In This Issue



Editor’s Note: For readers unfamiliar with Interface Theory, I would like to provide a brief context for Tina Mariane Krogh Madsen’s intervention. Interface Theory has been described as an approach to questions of the human relationship to technology, with the interface variously defined as a multiplicity of processes, as unfolding interactions, and/or as mediated relations. Interface theory threads through media theory, information theory, cybernetics, human-computer interaction, game theory, political theory, network theory, and other philosophical and critical theory trajectories. For a better understanding of Interface Theory, please see references at the end of this essay.



BODY INTERFACES INTERVENTIONS IN LANDSCAPE I, Tina Mariane Krogh Madsen, Fljótstunga Residency, 2015. Photo credit: Cecilia Bona.

BODY INTERFACES IS AN artistic performance research that combines working with the body as a materiality in itself, in the tradition of site-specific performance art, with an understanding of its interactive potentials inspired by the technological methodologies of the interface.

I developed this concept from my long artistic work with body, textures and identity,  together with extensive theoretical research in net-based practice, embodiment, sensation, and affect. This combination of knowledge produced in the intersection of these fields became the backdrop of the project.


IN BODY INTERFACES, the interface is inscribed in the body’s relation to the environment and the kinship that is created through this process. The body is an embodied technology in itself. It goes beyond the body/machine dichotomy that has been an essential part of contemporary media theory, aiming instead for a representation and understanding of the interface as a crucial part of experiencing and sensing in everyday life (Madsen 2016). 

Underlying this work is a wish to expand, highlight, and discuss the status of the body in interface theory. To an extent this has been practiced in contemporary media discourse, for example by media theorist Anna Munster and her reflections on digital embodiment, which turn away from the binary Cartesian splits so often forced upon interface theory. Munster requests an expansion of the field to also include the body (Munster 2006). While dealing in depth with this topic, Munster doesn’t take a full step away from the machine, still connecting this to the body in her definition. 

BODY INTERFACES- EXPERIMENT #4/ Hallmundarhraun, Tina Mariane Krogh Madsen, Fljótstunga Residency, 2015.

The first step to move away from this automatic anchoring – and distinction – of body and machine, is to take the focus away from the screen. Cultural theorist Branden Hookway embraces this challenge by reflecting on the ontology of the interface from a cultural perspective. Hookway explains the interface as “a between faces and a facing between” (Hookway 2014), dealing directly with the action that is taking place in the interface encounter. The Body Interfaces concept works in this space, regarding the body as a technology in itself. In line with the thoughts of literary critic N. Katherine Hayles, the contemporary body is also post-human, as “the original prosthesis we all learn to manipulate” (Hayles 1999: 3). This nods to parts of feminist theorist Donna Haraway’s seminal Cyborg Manifesto (1984) that characterize the body as a fluid entity, where change and transformation are possible.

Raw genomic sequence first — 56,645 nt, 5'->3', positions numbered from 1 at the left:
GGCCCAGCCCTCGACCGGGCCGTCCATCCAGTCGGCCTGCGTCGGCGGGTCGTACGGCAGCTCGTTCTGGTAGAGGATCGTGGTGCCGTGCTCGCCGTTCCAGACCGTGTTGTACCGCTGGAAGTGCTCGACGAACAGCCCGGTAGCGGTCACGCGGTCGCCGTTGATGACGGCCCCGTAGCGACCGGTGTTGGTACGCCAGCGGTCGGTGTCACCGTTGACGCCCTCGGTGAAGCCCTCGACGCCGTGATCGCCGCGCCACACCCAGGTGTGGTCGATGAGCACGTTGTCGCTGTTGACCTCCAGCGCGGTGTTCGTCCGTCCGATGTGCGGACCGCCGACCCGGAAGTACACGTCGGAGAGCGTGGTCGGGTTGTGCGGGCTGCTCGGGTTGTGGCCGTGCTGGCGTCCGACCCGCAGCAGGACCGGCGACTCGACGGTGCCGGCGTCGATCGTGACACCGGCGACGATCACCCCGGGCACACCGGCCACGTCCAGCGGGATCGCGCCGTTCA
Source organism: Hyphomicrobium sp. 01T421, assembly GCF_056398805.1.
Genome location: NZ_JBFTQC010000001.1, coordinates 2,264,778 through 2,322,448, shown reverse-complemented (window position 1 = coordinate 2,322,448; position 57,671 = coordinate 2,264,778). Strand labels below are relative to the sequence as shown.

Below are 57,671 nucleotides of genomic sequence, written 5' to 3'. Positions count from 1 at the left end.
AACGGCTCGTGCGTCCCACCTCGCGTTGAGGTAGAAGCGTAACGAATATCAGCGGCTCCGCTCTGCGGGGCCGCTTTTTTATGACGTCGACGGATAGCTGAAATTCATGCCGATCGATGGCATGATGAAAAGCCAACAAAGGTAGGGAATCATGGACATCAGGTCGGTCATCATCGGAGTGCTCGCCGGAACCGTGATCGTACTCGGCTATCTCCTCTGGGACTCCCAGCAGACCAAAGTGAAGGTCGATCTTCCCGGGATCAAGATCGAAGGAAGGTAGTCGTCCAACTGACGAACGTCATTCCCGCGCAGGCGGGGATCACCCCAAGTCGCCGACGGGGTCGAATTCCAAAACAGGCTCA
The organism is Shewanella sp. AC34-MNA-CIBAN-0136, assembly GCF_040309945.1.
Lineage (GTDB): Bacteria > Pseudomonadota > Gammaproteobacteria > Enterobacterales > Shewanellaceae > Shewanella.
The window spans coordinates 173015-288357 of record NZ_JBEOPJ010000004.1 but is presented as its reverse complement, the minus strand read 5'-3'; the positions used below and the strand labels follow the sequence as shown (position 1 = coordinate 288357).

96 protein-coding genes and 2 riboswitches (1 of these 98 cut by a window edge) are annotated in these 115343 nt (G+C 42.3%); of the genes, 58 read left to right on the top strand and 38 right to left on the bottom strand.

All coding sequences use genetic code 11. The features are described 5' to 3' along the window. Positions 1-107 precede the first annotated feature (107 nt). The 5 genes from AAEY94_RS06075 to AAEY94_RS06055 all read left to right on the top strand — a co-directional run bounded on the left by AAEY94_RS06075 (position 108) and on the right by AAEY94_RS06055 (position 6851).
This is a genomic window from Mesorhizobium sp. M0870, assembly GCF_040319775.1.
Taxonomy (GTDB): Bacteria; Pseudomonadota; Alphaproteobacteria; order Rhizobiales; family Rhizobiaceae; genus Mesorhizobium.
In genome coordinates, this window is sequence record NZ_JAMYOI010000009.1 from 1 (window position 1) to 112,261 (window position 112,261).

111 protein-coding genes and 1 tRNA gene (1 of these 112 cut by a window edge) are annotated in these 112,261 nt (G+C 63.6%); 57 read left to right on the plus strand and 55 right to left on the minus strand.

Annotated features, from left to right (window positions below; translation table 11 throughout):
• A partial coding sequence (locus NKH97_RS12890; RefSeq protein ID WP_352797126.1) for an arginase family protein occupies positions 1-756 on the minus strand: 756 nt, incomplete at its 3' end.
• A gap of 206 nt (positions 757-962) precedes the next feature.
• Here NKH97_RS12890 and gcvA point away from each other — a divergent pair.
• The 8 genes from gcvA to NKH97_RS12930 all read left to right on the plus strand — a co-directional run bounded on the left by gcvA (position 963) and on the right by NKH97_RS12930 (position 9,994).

The political philosopher, cultural theorist, and artist Erin Manning, like Hayles, sees the  original technicity and prosthetic nature of the body as central, with the sensing body as a post-human (critical) body that engages creatively with what a body makes possible (Manning 2006). This approach relates theoretically to political philosopher Brian Massumi’s concept of the abstract body in excess of itself (Massumi 2002) that facilitates an affective political body through movement and invention.



“THE BODY AS INTERFACE” in this context means to be able to use the sensuous apparatus in interaction with other agents, textures, and environments. The senses  function as mediators for experience, giving and collecting information based on the structures that they interact with. It is these receptors that enable a threshold experience to take place, where the body is in dialogue with place.

BODY INTERFACES- EXPERIMENT #2, Tina Mariane Krogh Madsen, Fljótstunga Residency, 2015.

To fully engage in the threshold experience of the exchange, the sensuous apparatus must be included in the interaction. 

Geographer Paul Rodaway formulates how the representation of sensuous experience is connected to the culture where it is performed. The senses are in a relationship to the world, with the body a crucial part of social, political, historical, and geographical experience.  Rodaway sees the interface potential of the skin as a mediator between the body and the surrounding environment, with sensory receptors that receive information about the outside parameters. The skin is an organ that relates to the outside environment (Rodaway 1994). These reflections are crucial when engaging and using the body in direct contact with environments, where factors such as wind, cold, pain, are evident. These are data that the Body Interface interventions collect, use, and transform.